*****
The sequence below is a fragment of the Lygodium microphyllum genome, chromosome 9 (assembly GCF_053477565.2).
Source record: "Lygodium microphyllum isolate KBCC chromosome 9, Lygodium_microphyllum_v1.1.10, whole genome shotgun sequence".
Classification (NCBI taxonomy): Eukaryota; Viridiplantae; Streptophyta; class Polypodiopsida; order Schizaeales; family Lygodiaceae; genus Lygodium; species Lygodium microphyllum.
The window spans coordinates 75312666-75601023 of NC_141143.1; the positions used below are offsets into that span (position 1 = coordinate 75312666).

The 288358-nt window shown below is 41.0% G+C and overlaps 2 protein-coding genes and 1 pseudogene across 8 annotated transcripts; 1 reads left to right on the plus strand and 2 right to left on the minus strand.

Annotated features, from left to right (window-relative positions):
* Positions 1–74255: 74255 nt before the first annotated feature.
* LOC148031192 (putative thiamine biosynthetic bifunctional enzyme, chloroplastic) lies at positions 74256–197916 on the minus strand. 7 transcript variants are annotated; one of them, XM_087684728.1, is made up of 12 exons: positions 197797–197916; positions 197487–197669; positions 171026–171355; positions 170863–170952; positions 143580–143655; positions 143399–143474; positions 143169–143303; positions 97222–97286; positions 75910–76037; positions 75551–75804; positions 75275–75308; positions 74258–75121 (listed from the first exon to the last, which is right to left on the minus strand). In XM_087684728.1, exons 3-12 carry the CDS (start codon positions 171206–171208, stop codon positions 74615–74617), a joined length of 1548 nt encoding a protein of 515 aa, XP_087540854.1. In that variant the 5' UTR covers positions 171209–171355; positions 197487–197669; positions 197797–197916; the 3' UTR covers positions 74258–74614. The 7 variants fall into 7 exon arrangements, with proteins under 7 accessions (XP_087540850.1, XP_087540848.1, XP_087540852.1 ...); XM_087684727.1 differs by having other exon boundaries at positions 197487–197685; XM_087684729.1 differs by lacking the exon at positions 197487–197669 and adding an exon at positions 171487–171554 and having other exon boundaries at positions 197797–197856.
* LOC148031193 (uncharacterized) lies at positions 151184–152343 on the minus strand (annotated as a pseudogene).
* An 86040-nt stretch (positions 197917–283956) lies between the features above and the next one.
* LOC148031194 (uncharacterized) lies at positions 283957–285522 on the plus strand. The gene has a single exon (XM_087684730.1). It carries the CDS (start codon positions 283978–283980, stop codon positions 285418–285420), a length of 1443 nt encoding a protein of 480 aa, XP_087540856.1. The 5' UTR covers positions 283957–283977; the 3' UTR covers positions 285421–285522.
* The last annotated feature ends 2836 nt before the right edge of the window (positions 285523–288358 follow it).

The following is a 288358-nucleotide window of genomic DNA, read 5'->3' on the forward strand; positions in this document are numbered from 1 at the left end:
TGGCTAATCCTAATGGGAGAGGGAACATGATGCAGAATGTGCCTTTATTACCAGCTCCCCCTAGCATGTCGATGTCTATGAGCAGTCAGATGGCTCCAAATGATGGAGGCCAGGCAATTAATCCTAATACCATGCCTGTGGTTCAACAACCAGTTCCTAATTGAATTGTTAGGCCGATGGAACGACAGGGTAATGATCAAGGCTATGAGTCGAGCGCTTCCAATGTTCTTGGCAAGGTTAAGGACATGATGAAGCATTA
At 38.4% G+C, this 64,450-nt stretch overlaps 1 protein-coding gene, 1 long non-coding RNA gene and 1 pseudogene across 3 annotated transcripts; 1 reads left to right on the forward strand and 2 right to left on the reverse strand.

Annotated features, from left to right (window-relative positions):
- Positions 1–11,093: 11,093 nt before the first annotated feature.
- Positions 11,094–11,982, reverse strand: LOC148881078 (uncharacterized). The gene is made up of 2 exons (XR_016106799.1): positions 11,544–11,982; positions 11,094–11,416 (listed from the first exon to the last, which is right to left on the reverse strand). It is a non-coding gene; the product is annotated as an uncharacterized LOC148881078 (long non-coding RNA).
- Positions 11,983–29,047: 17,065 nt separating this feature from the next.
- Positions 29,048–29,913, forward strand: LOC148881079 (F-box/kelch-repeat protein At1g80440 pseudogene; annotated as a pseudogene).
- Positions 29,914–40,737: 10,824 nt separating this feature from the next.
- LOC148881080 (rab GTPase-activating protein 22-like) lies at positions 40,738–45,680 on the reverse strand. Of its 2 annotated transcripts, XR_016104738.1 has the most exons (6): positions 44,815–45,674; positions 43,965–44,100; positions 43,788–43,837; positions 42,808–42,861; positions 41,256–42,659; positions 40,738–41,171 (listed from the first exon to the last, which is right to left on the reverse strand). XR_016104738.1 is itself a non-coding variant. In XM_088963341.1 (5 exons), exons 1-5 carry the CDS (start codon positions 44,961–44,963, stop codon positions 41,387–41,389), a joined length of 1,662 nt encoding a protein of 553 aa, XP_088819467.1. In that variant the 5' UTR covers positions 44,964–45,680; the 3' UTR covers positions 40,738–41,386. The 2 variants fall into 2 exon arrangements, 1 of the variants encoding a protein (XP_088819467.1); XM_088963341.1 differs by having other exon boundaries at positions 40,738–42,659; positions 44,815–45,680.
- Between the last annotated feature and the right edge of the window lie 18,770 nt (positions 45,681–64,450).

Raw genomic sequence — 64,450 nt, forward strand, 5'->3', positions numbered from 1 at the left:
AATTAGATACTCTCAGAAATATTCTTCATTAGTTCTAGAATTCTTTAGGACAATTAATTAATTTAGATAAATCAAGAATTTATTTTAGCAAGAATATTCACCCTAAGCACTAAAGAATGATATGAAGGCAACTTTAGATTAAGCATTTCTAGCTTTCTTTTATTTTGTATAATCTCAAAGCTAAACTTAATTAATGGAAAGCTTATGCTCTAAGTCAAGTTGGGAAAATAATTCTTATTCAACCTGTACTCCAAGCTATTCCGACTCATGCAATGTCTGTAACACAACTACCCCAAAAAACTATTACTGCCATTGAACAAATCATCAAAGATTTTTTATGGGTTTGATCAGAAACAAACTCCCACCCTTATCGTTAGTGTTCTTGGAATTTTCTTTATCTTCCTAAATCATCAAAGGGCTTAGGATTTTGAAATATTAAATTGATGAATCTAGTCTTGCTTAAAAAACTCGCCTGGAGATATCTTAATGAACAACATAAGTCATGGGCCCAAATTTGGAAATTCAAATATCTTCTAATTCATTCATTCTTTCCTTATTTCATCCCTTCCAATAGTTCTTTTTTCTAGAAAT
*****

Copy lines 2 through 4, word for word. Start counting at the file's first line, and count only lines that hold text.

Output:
Source record: "Lygodium microphyllum isolate KBCC chromosome 9, Lygodium_microphyllum_v1.1.10, whole genome shotgun sequence".
Classification (NCBI taxonomy): Eukaryota; Viridiplantae; Streptophyta; class Polypodiopsida; order Schizaeales; family Lygodiaceae; genus Lygodium; species Lygodium microphyllum.
The window spans coordinates 75312666-75601023 of NC_141143.1; the positions used below are offsets into that span (position 1 = coordinate 75312666).